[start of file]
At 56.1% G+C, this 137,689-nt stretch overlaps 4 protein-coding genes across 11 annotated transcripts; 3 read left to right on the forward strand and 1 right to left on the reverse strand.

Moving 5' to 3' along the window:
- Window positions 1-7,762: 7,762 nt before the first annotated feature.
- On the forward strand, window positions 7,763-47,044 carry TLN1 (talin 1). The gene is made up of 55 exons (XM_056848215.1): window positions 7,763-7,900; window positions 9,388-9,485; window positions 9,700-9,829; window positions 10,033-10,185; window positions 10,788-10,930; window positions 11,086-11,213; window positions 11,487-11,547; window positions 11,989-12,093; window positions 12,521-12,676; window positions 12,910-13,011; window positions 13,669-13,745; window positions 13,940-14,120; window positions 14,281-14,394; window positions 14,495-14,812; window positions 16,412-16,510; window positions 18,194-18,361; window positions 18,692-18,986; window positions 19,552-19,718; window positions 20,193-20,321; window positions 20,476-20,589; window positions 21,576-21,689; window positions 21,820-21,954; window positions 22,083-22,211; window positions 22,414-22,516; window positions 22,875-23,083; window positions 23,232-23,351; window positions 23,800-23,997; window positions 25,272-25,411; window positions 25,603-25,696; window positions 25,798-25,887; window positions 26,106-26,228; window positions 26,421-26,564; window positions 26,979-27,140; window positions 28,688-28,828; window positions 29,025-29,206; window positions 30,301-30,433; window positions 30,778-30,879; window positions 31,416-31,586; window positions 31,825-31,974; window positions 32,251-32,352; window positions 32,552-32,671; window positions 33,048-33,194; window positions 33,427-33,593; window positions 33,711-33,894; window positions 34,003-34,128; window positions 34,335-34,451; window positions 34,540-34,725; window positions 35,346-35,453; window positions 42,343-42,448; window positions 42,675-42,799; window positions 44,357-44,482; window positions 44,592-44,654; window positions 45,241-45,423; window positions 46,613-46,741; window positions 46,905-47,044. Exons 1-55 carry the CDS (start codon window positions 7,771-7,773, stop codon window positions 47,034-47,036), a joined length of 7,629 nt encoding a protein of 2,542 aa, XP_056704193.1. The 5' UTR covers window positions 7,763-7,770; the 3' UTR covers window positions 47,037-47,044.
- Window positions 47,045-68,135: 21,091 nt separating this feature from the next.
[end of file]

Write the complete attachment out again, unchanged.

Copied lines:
At 56.1% G+C, this 137,689-nt stretch overlaps 4 protein-coding genes across 11 annotated transcripts; 3 read left to right on the forward strand and 1 right to left on the reverse strand.

Moving 5' to 3' along the window:
- Window positions 1-7,762: 7,762 nt before the first annotated feature.
- On the forward strand, window positions 7,763-47,044 carry TLN1 (talin 1). The gene is made up of 55 exons (XM_056848215.1): window positions 7,763-7,900; window positions 9,388-9,485; window positions 9,700-9,829; window positions 10,033-10,185; window positions 10,788-10,930; window positions 11,086-11,213; window positions 11,487-11,547; window positions 11,989-12,093; window positions 12,521-12,676; window positions 12,910-13,011; window positions 13,669-13,745; window positions 13,940-14,120; window positions 14,281-14,394; window positions 14,495-14,812; window positions 16,412-16,510; window positions 18,194-18,361; window positions 18,692-18,986; window positions 19,552-19,718; window positions 20,193-20,321; window positions 20,476-20,589; window positions 21,576-21,689; window positions 21,820-21,954; window positions 22,083-22,211; window positions 22,414-22,516; window positions 22,875-23,083; window positions 23,232-23,351; window positions 23,800-23,997; window positions 25,272-25,411; window positions 25,603-25,696; window positions 25,798-25,887; window positions 26,106-26,228; window positions 26,421-26,564; window positions 26,979-27,140; window positions 28,688-28,828; window positions 29,025-29,206; window positions 30,301-30,433; window positions 30,778-30,879; window positions 31,416-31,586; window positions 31,825-31,974; window positions 32,251-32,352; window positions 32,552-32,671; window positions 33,048-33,194; window positions 33,427-33,593; window positions 33,711-33,894; window positions 34,003-34,128; window positions 34,335-34,451; window positions 34,540-34,725; window positions 35,346-35,453; window positions 42,343-42,448; window positions 42,675-42,799; window positions 44,357-44,482; window positions 44,592-44,654; window positions 45,241-45,423; window positions 46,613-46,741; window positions 46,905-47,044. Exons 1-55 carry the CDS (start codon window positions 7,771-7,773, stop codon window positions 47,034-47,036), a joined length of 7,629 nt encoding a protein of 2,542 aa, XP_056704193.1. The 5' UTR covers window positions 7,763-7,770; the 3' UTR covers window positions 47,037-47,044.
- Window positions 47,045-68,135: 21,091 nt separating this feature from the next.